Not what I was getting at. Of course we can't simply forgive our own debt as a nation to China, for example. My wife said the same thing. What we can do is forgive debts Americans owe to other Americans. Handling our foreign debt is a matter of borrowing less and boosting our economy more by choosing what we spend on wisely, investing in education and infrastructure (in its braodest sense!), and lo and behold! forgiving our debts to Wall St. itself would have a huge stimilatory effect on our economy.
That certainly is A problem. It also certainly isn't the only problem.
How about we be responsible, and pay off our debt?  I'm about to be debt free after working my ass off for two years, and I'm not going to screw anyone in the process.  Oh that's right, that'd entail too much personal responsibility.
First, I'd agree with you that it's complete and utter bullshit that all of the banks and financial institutions got bailed out.  However, that is what you get when you look to the government for a solution to a problem, that they pretty much created, or expect the government to be so involved in the economy.  Second, yes it wasn't a ton of debt, but it wasn't easy to do either.  Even people with a lot more debt can get out of it making 30k to 40k a year in your scenario.  It takes a lot of discipline and hard work, but it can be done. Third, there's that personal responsibility thing, and if you are foolish enough to get yourself into so much debt that you can't get out of it, then you deserve to have some hard times.  You either knowingly entered into agreements that you couldn't afford, just weren't smart enough to do a budget, or fell on some hard times.  Bankruptcy is an option for people who have fallen on hard times.  No one forced anyone to take out any loans.  No one is putting a gun to anyone's head to use a credit card.  You entered into a mutually beneficial agreement, and you should live up to the terms of the agreement.  The companies should lose out too if they make a bad decision to lend money to people that can't afford it.  Both parties should be held to account.

I think it's sad that a majority of Americans view the government as a "them" rather than an "us". Granted, right now the government pretty much serves corporations, but to rally behind the Regan idea that "government is the problem" is wrong, in my opinion. The government is supposed to represent the people. It is supposed to be a regulator acting according to the interests of the democratic majority. Instead, the government acts as an instrument of America's rich and powerful, which is contrary to its duty.

 

So when a hand full of bankers (who are acting as trusted professionals to consumers who know very little about banking) peddle subprime mortgages to unknowledgeable  citizens and crash the economy of the world, all while paying themselves record bonuses, of course we are going to look to the government to correct the problem. That is the government's job (an instrument of the citizenry).

Sad to say, your view on this topic lacks an understanding of the complexities of the financial markets and the tricks of the trade within banking. You forget that banks have large groups of attorneys with loads of experience to contrive credit card and mortgage contracts that mislead consumers and are rigged in a manner in which the "house" (the bank) always wins. 

Here here!

You seriously think the government speaks for every person in this country and could come up with policies that benefited every person in this country?  Or do you think that getting enough people together enables you to steal from the better off?  The government's job should only be to protect individual liberty.  People should be free to do as they please from there.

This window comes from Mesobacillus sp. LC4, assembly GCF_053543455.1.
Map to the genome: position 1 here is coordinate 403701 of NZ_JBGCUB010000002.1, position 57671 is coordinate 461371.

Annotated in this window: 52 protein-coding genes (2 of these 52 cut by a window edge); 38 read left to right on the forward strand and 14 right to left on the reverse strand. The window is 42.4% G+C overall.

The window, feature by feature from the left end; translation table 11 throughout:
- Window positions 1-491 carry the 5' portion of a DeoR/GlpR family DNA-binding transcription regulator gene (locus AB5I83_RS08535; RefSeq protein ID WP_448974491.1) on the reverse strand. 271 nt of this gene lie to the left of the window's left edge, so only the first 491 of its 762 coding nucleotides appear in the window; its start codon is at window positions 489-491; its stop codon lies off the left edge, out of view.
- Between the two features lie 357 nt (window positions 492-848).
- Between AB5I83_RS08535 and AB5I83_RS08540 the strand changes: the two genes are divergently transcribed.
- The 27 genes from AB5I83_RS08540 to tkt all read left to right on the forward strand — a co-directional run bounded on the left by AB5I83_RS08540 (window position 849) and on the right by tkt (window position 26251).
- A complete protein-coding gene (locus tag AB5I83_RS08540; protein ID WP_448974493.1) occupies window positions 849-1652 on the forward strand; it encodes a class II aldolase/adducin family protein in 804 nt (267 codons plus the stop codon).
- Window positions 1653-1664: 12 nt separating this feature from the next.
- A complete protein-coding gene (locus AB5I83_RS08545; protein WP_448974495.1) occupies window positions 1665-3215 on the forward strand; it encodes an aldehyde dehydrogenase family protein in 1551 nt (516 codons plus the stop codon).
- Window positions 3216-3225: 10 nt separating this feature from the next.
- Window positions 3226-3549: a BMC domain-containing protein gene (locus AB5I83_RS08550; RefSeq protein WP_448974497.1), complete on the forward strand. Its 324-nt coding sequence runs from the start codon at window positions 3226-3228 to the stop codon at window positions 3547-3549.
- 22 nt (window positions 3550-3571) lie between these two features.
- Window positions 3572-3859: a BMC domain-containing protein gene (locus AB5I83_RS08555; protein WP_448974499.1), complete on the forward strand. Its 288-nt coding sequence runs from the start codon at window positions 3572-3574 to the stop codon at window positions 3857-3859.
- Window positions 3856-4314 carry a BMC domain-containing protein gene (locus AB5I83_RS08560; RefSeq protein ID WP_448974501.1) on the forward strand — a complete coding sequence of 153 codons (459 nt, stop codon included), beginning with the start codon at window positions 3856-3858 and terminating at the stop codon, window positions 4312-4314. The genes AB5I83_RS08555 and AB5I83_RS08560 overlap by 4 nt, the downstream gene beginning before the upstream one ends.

If the banks are so evil, why are so many people doing business with them?  It was a failure of our government to bail the banks out, just like it would be a failure of our government if we bailed out people of their debt.  

2 years? Wow, that's pretty good. How do you suppose people with $30-40k in student loan debt, a car payment, rent, utilities, food, etc will be able to pay off that debt in a short amount of time?

The international financial markets are very sensitive to perception of financial health of any given country. Deciding not to honor our national debt would destroy the international and domestic financial markets. Besides, our national debt can be easily paid off if we were capable of balancing our budget (namely removing inappropriate tax loopholes and tax breaks).

 

As far as individual debt, there should be a federal push to require banks to write-down mortgages to their current fair value on the premise that they were a major contributor to the housing bubble and inflated prices in the first place. Federal fines and criminal charges on the companies themselves should be forgiven on the condition that every mortgage get written down to its fair value. Individual executives should still be subject to criminal charges if applicable.

As for the unemployment problem, I believe that we should revert to a somewhat protectionist trade system, with tariffs on imports and penalties for off shoring jobs. We should not be giving tax credits to companies who ship jobs overseas. There should be a large governmental investment in national infrastructure, requiring that all materials and labor be obtained domestically. (this was a provision in the original stimulus package that was removed by Republicans at the request of the Chamber of Commerce).

All of this should be paid for by an tax on companies over a certain size who conduct in interstate commerce. Remember, companies like WalMart, GE, etc. get a heck of a lot more use out of our national road system than the average individual. Why should they not pay accordingly?